Terpene synthase N terminal domain
(+)-bornyl diphosphate synthase: complex with mg and product
In molecular biology, this protein domain belongs to the terpene synthase family (TPS). Its role is to synthesize terpenes which are part of primary metabolism, such as sterols and
carotene and also part of the secondary metabolism. This entry will focus on the N terminal domain of the TPS protein.
Terpenes synthases have a role in producing important molecules in metabolism, these molecules are part of a large group called terpenoids . In particular, the N terminal domain has feature of the copalyl diphosphate synthase (CPS) active site.
The N-terminal domain forms an alpha-barrel similar to that of the sesquiterpene cyclase epiaristolochene synthase.
Sequences containing this protein domain belong to the terpene synthase family. It has been suggested that this gene family be designated tps (for terpene synthase). Sequence comparisons reveal similarities between the monoterpene (C10) synthases, sesquiterpene (C15) synthases and the diterpene (C20) synthases. It has been split into six subgroups on the basis of phylogeny, called Tpsa-Tpsf .
- Tpsa includes vetispiridiene synthase.
- Tpsb includes (-)-limonene synthase.
- Tpsc includes copalyl diphosphate synthase (kaurene synthase A).
- Tpsd includes taxadiene synthase, pinene synthase, and myrcene synthase.
- Tpse includes ent-kaurene synthase B.
- Tpsf includes S-linalool synthase. In the fungus Phaeosphaeria sp. (strain L487) the synthesis of ent-kaurene from geranylgeranyl dophosphate is promoted by a single bifunctional protein.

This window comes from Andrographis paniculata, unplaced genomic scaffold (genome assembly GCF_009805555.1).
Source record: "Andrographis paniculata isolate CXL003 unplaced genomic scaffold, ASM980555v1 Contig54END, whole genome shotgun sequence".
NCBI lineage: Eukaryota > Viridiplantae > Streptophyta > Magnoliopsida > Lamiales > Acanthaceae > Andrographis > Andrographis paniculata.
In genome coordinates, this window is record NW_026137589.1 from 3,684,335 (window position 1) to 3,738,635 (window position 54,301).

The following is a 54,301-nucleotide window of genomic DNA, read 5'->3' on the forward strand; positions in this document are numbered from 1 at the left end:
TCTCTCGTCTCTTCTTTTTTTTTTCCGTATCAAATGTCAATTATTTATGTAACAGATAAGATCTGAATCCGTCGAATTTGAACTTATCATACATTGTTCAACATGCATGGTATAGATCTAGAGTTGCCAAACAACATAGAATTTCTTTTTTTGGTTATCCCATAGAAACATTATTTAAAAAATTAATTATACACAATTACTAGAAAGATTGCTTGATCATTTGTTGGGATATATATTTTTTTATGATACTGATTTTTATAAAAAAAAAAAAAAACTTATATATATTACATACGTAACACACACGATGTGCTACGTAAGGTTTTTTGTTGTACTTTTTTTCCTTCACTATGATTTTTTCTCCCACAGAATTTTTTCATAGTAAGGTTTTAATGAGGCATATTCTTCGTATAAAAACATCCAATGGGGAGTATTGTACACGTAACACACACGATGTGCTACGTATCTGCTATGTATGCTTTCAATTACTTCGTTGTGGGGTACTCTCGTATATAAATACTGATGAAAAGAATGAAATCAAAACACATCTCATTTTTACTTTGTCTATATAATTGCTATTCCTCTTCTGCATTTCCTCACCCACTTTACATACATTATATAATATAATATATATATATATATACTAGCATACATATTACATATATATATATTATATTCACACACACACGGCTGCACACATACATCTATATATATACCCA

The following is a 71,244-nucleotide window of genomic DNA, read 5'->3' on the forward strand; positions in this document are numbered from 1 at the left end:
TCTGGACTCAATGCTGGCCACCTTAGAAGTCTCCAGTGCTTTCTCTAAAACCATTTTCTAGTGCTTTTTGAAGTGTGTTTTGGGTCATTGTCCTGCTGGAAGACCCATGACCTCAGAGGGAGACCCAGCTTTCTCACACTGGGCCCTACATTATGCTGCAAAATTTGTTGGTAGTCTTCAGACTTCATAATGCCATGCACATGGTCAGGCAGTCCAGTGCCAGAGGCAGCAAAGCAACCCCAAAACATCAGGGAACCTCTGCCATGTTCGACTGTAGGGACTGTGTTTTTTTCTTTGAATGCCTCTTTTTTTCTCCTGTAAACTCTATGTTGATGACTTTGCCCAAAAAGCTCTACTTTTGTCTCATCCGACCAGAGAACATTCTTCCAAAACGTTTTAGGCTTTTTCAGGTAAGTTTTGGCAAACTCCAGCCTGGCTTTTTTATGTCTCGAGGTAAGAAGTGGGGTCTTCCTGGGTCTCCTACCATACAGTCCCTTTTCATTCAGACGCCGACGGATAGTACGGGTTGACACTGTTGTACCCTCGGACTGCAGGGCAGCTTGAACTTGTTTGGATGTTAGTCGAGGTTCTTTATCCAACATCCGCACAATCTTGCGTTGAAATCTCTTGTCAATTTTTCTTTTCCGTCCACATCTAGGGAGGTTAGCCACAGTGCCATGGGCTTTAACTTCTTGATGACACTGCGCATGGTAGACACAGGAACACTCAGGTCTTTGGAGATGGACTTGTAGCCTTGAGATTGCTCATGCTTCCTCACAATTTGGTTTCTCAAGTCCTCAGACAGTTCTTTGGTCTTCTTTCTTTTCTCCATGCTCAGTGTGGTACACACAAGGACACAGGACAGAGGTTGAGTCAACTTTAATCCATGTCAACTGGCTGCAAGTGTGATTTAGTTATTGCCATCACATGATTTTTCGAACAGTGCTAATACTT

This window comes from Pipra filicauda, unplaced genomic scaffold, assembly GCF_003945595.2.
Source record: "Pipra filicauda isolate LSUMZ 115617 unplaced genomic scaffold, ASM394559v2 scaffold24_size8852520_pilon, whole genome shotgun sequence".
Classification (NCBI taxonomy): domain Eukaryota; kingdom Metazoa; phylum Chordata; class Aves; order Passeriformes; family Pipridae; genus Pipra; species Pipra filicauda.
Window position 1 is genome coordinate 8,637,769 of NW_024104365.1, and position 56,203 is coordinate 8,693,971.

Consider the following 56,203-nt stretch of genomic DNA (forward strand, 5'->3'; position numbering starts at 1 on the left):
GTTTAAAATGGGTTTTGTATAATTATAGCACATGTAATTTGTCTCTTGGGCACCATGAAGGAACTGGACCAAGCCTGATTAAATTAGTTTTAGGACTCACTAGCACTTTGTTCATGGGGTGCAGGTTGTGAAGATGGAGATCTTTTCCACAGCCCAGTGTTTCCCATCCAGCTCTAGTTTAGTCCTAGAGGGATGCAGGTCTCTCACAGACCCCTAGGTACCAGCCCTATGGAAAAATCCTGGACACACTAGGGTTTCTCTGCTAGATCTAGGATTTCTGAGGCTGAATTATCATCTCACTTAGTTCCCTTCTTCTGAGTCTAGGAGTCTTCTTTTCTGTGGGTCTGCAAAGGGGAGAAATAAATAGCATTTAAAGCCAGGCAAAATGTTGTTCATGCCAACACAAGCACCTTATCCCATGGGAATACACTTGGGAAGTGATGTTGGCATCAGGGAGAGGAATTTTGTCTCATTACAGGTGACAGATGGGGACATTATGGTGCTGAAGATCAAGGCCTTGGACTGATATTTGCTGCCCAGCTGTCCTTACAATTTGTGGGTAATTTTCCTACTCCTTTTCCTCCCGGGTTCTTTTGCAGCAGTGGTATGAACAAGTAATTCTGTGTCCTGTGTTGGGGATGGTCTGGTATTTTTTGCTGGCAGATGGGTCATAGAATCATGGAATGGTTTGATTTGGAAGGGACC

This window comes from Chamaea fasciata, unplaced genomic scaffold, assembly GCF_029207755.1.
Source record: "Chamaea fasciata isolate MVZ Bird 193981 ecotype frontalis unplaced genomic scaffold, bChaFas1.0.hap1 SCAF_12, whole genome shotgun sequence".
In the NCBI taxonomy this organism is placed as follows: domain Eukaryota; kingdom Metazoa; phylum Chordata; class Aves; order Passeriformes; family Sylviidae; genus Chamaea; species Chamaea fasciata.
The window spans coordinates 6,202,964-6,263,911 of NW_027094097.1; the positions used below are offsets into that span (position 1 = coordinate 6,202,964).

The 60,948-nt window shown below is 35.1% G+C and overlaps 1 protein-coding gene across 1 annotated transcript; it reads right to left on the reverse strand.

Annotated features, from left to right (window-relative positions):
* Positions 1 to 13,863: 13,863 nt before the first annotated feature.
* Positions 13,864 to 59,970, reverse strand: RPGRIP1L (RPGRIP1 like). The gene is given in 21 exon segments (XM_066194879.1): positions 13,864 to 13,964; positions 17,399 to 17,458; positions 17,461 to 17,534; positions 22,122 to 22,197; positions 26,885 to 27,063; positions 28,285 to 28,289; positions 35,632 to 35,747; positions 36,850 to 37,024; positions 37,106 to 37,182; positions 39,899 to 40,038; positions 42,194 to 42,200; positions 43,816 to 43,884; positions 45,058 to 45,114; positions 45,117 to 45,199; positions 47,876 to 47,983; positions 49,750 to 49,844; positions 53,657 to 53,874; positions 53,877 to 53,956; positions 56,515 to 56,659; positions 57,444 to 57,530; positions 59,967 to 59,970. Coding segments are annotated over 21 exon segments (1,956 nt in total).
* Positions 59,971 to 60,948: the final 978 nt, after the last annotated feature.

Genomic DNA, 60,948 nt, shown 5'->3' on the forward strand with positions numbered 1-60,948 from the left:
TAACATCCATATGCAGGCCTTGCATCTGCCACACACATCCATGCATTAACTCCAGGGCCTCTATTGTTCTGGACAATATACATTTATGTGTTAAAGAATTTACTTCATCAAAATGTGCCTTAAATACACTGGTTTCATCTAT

- Chen F, Tholl D, Bohlmann J, Pichersky E (2011). “The family of terpene synthases in plants: a mid-size family of genes for specialized metabolism that is highly diversified throughout the kingdom”. Plant J. 66 (1): 212–29. doi:10.1111/j.1365-313X.2011.04520.x. PMID 21443633.
- Whittington DA, Wise ML, Urbansky M, Coates RM, Croteau RB, Christianson DW (2002). “Bornyl diphosphate synthase: structure and strategy for carbocation manipulation by a terpenoid cyclase”. Proc Natl Acad Sci U S A. 99 (24): 15375–80. doi:10.1073/pnas.232591099. PMC 137724. PMID 12432096.
- Bohlmann J, Steele CL, Croteau R (August 1997). “Monoterpene synthases from grand fir (Abies grandis). cDNA isolation, characterization, and functional expression of myrcene synthase, (-)-(4S)-limonene synthase, and (-)-(1S,5S)-pinene synthase”. J. Biol. Chem. 272 (35): 21784–92. doi:10.1074/jbc.272.35.21784. PMID 9268308.
- , 5-epi- aristolochene synthase,  and (+)-delta-cadinene synthase SWISSPROT
- “4S-limonene synthase precursor – Mentha spicata (Spearmint)”. Uniprot.org. doi:10.1073/pnas.0700915104. Retrieved 2012-08-02.
- “Ent-copalyl diphosphate synthase, chloroplastic precursor – Pisum sativum (Garden pea)”. Uniprot.org. doi:10.1046/j.1365-313X.1997.11030443.x. Retrieved 2012-08-02.
- “Taxadiene synthase – Taxus brevifolia (Pacific yew)”. Uniprot.org. doi:10.1074/jbc.271.16.9201. Retrieved 2012-08-02.
- “Pinene synthase, chloroplastic precursor – Abies grandis (Grand fir)”. Uniprot.org. Retrieved 2012-08-02.
- “Myrcene synthase, chloroplastic precursor – Abies grandis (Grand fir)”. Uniprot.org. Retrieved 2012-08-02.
- “Ent-kaur-16-ene synthase, chloroplastic precursor – Cucurbita maxima (Pumpkin)”. Uniprot.org. doi:10.1046/j.1365-313X.1996.10020203.x. Retrieved 2012-08-02.
- “Linalool synthase – Clarkia concinna (Red ribbons)”. Uniprot.org. Retrieved 2012-08-02.
- Kawaide H, Imai R, Sassa T, Kamiya Y (August 1997). “Ent-kaurene synthase from the fungus Phaeosphaeria sp. L487. cDNA isolation, characterization, and bacterial expression of a bifunctional diterpene cyclase in fungal gibberellin biosynthesis”. J. Biol. Chem. 272 (35): 21706–12. doi:10.1074/jbc.272.35.21706. PMID 9268298.